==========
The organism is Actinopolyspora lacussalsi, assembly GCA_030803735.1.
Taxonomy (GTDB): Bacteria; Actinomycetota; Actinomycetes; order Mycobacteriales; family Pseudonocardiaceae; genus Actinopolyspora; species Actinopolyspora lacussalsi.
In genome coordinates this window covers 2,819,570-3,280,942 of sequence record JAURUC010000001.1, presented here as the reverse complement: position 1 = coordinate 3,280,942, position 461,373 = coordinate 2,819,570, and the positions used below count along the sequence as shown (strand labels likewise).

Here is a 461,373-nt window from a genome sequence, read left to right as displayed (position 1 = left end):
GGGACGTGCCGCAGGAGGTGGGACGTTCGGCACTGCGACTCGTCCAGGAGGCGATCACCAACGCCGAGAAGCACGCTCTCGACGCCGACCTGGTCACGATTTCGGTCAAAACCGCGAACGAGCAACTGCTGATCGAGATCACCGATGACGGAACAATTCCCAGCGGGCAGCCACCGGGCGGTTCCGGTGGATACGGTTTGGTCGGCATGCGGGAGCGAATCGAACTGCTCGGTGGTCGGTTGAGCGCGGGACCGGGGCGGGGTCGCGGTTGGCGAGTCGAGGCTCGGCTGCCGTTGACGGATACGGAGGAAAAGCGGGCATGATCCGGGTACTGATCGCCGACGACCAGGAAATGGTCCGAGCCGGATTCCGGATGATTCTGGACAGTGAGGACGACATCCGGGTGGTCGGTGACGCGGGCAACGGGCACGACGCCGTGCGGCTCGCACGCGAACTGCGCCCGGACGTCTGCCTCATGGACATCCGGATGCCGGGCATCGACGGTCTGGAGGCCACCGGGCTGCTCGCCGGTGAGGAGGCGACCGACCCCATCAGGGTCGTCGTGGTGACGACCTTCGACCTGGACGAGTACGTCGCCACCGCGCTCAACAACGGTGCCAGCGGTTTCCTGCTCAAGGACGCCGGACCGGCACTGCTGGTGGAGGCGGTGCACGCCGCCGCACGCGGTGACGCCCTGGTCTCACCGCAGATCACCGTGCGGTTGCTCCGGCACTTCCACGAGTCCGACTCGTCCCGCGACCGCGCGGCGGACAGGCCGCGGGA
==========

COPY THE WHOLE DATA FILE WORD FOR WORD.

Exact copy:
The organism is Actinopolyspora lacussalsi, assembly GCA_030803735.1.
Taxonomy (GTDB): Bacteria; Actinomycetota; Actinomycetes; order Mycobacteriales; family Pseudonocardiaceae; genus Actinopolyspora; species Actinopolyspora lacussalsi.
In genome coordinates this window covers 2,819,570-3,280,942 of sequence record JAURUC010000001.1, presented here as the reverse complement: position 1 = coordinate 3,280,942, position 461,373 = coordinate 2,819,570, and the positions used below count along the sequence as shown (strand labels likewise).

Here is a 461,373-nt window from a genome sequence, read left to right as displayed (position 1 = left end):
GGGACGTGCCGCAGGAGGTGGGACGTTCGGCACTGCGACTCGTCCAGGAGGCGATCACCAACGCCGAGAAGCACGCTCTCGACGCCGACCTGGTCACGATTTCGGTCAAAACCGCGAACGAGCAACTGCTGATCGAGATCACCGATGACGGAACAATTCCCAGCGGGCAGCCACCGGGCGGTTCCGGTGGATACGGTTTGGTCGGCATGCGGGAGCGAATCGAACTGCTCGGTGGTCGGTTGAGCGCGGGACCGGGGCGGGGTCGCGGTTGGCGAGTCGAGGCTCGGCTGCCGTTGACGGATACGGAGGAAAAGCGGGCATGATCCGGGTACTGATCGCCGACGACCAGGAAATGGTCCGAGCCGGATTCCGGATGATTCTGGACAGTGAGGACGACATCCGGGTGGTCGGTGACGCGGGCAACGGGCACGACGCCGTGCGGCTCGCACGCGAACTGCGCCCGGACGTCTGCCTCATGGACATCCGGATGCCGGGCATCGACGGTCTGGAGGCCACCGGGCTGCTCGCCGGTGAGGAGGCGACCGACCCCATCAGGGTCGTCGTGGTGACGACCTTCGACCTGGACGAGTACGTCGCCACCGCGCTCAACAACGGTGCCAGCGGTTTCCTGCTCAAGGACGCCGGACCGGCACTGCTGGTGGAGGCGGTGCACGCCGCCGCACGCGGTGACGCCCTGGTCTCACCGCAGATCACCGTGCGGTTGCTCCGGCACTTCCACGAGTCCGACTCGTCCCGCGACCGCGCGGCGGACAGGCCGCGGGA